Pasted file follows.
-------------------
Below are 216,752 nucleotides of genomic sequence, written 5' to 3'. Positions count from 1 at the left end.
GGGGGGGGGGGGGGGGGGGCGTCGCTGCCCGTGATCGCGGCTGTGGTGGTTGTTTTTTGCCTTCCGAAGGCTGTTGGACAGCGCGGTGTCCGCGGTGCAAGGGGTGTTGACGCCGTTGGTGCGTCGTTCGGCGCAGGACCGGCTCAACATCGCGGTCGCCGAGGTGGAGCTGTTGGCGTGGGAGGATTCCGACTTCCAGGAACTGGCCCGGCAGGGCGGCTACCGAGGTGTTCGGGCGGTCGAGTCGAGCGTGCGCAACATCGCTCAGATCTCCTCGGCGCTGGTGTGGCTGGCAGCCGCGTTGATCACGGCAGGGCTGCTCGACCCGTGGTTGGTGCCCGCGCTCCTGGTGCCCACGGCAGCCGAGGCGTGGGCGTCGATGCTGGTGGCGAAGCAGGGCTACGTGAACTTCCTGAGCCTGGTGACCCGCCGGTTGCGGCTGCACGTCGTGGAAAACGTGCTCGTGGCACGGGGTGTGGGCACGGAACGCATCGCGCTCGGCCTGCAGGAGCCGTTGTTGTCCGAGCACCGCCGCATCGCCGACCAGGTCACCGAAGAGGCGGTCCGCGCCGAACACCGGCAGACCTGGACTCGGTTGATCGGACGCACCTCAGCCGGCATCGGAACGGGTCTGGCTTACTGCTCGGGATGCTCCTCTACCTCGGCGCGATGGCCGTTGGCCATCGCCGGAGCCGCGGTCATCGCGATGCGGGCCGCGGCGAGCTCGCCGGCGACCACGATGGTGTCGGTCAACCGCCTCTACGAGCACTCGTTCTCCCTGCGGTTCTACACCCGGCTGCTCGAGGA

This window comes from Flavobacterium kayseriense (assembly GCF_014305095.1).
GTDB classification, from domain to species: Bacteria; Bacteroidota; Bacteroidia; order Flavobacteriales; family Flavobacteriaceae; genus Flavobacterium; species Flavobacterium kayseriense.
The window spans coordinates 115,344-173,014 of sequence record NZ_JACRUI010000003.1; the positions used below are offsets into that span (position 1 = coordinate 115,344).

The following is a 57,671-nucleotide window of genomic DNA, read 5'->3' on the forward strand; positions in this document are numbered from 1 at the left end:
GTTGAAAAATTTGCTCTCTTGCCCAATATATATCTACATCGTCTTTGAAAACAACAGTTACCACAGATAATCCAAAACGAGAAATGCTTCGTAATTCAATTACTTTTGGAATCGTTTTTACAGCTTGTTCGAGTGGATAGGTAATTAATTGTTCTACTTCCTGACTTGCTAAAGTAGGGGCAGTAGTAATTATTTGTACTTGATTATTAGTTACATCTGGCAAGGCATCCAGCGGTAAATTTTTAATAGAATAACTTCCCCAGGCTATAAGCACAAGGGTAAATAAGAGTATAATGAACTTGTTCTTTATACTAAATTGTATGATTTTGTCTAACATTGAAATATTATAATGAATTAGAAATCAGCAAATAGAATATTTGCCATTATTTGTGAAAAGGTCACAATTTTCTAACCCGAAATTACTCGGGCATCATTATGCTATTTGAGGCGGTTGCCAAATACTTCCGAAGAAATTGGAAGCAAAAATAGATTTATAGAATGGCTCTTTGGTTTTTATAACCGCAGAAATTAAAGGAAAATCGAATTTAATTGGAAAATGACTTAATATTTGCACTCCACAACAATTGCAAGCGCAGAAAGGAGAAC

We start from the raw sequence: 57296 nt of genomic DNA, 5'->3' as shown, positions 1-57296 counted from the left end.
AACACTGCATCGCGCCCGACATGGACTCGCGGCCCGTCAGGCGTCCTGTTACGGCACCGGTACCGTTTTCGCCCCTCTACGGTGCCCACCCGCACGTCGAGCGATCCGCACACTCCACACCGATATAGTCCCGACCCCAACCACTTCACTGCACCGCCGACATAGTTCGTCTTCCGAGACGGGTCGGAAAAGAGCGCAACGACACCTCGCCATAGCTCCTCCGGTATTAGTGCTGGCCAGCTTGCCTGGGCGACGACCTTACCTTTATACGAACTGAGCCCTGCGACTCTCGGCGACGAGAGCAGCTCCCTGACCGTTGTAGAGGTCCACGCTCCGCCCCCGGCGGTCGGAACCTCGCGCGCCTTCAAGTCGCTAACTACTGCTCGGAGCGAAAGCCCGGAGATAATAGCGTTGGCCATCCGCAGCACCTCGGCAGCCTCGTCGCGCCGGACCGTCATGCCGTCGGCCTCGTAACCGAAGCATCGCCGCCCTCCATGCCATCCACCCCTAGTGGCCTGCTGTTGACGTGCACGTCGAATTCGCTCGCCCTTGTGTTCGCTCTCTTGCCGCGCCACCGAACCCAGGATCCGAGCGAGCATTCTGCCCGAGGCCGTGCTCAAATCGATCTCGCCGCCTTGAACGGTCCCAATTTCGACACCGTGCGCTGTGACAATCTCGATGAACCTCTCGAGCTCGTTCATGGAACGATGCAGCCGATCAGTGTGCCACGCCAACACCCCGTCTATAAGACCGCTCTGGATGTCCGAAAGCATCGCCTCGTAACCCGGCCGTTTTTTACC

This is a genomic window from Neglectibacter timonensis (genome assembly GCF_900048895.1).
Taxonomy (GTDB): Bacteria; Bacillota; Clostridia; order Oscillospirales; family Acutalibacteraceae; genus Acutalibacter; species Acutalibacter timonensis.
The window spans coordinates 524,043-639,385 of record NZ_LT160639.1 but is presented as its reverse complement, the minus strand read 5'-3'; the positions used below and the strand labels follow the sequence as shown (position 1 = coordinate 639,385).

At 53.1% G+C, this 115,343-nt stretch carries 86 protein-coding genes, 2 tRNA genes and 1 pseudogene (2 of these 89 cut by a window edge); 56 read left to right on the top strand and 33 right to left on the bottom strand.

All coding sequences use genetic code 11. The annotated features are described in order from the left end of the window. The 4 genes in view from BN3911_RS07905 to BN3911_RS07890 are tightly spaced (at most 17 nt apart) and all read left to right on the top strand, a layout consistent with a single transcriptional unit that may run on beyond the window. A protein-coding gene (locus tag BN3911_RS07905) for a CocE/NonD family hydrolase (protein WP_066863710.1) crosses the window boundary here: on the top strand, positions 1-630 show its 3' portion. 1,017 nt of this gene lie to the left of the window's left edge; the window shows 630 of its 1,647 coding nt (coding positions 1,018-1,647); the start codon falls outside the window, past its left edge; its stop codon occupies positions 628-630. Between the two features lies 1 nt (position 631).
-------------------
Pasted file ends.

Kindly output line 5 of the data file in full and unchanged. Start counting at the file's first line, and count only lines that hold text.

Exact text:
The window spans coordinates 115,344-173,014 of sequence record NZ_JACRUI010000003.1; the positions used below are offsets into that span (position 1 = coordinate 115,344).